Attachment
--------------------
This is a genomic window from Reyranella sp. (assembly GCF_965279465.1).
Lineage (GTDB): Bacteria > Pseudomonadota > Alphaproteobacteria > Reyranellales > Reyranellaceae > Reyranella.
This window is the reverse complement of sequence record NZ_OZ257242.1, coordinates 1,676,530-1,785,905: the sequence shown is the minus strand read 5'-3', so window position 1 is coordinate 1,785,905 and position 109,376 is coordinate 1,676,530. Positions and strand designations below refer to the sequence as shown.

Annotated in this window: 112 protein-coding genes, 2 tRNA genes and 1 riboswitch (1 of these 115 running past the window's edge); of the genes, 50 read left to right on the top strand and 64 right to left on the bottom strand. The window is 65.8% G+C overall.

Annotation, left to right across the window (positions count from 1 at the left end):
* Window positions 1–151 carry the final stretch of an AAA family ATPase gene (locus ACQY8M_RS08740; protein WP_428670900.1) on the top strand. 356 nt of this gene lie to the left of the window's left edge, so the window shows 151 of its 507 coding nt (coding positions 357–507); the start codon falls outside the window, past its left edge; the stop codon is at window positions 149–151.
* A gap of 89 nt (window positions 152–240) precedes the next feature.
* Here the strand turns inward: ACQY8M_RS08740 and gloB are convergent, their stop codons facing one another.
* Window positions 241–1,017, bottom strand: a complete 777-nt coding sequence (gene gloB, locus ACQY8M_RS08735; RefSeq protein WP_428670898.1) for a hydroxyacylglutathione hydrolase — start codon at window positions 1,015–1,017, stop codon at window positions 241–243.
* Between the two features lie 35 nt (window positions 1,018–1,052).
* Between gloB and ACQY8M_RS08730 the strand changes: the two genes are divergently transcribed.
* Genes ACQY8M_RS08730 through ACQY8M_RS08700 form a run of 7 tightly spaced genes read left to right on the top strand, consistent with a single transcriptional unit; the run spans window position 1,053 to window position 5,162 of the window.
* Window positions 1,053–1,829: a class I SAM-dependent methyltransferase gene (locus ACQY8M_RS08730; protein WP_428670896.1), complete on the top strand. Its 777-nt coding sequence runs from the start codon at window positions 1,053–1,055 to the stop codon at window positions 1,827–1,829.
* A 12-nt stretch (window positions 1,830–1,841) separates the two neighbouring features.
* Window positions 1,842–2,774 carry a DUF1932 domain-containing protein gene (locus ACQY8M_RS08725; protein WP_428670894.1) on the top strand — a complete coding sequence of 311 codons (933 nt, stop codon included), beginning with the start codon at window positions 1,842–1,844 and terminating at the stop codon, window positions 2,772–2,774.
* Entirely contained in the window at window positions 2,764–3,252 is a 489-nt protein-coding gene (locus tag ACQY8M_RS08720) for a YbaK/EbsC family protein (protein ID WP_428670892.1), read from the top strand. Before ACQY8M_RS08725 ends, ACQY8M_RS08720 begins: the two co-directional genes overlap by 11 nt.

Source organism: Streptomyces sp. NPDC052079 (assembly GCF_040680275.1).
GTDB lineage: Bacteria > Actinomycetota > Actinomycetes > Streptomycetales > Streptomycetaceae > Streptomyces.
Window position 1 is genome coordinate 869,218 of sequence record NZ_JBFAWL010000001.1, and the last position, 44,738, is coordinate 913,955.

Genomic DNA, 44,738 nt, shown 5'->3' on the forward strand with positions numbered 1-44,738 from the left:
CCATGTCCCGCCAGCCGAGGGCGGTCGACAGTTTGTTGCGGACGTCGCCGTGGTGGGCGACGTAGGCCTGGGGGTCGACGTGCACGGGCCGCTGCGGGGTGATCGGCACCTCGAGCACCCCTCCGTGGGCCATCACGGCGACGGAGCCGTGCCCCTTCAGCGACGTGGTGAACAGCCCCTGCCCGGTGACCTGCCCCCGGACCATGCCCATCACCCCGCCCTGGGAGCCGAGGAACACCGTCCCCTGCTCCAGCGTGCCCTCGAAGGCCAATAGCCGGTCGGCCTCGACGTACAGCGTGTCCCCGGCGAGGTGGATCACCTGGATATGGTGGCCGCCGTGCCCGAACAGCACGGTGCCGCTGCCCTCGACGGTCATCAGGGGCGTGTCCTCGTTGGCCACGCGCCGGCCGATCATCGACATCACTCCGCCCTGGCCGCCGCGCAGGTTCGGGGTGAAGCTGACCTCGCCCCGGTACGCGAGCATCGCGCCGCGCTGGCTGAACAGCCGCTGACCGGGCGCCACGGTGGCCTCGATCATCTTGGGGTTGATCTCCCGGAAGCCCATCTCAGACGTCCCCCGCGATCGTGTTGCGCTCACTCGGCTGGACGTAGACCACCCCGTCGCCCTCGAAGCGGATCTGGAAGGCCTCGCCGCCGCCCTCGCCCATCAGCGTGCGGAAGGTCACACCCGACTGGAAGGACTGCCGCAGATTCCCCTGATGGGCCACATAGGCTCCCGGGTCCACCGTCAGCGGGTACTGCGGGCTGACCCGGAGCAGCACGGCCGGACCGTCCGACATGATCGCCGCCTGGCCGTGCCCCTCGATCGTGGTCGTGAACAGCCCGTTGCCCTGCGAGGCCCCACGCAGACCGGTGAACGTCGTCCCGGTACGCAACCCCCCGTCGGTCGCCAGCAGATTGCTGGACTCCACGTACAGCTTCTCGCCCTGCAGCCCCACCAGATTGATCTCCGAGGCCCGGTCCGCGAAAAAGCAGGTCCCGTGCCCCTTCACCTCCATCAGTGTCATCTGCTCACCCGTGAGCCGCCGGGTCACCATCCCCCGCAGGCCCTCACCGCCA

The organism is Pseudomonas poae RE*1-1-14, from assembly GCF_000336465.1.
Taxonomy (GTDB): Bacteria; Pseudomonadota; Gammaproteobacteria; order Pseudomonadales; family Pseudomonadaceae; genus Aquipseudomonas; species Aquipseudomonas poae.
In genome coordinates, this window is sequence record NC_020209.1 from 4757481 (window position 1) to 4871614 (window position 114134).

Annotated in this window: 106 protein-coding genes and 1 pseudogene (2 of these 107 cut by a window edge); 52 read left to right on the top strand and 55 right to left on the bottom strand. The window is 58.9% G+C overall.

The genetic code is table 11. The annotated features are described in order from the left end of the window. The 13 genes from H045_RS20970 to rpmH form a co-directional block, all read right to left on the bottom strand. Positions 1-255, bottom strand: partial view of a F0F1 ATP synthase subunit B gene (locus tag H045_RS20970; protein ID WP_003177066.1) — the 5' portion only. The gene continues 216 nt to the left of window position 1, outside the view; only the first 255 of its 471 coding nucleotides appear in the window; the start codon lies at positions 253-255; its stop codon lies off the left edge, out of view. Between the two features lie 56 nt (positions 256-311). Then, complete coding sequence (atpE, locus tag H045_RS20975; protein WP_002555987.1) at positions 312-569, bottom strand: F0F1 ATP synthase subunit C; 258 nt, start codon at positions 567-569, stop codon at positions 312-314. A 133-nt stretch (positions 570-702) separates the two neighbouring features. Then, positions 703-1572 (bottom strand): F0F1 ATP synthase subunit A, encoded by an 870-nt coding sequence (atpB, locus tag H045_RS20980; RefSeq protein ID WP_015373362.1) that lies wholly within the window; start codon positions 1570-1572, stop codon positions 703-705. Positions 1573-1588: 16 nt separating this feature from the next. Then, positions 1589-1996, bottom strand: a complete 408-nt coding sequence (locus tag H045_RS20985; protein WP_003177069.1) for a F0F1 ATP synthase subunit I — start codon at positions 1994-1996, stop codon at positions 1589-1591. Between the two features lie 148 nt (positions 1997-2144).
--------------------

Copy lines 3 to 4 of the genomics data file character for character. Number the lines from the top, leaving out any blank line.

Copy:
This window is the reverse complement of sequence record NZ_OZ257242.1, coordinates 1,676,530-1,785,905: the sequence shown is the minus strand read 5'-3', so window position 1 is coordinate 1,785,905 and position 109,376 is coordinate 1,676,530. Positions and strand designations below refer to the sequence as shown.

Annotated in this window: 112 protein-coding genes, 2 tRNA genes and 1 riboswitch (1 of these 115 running past the window's edge); of the genes, 50 read left to right on the top strand and 64 right to left on the bottom strand. The window is 65.8% G+C overall.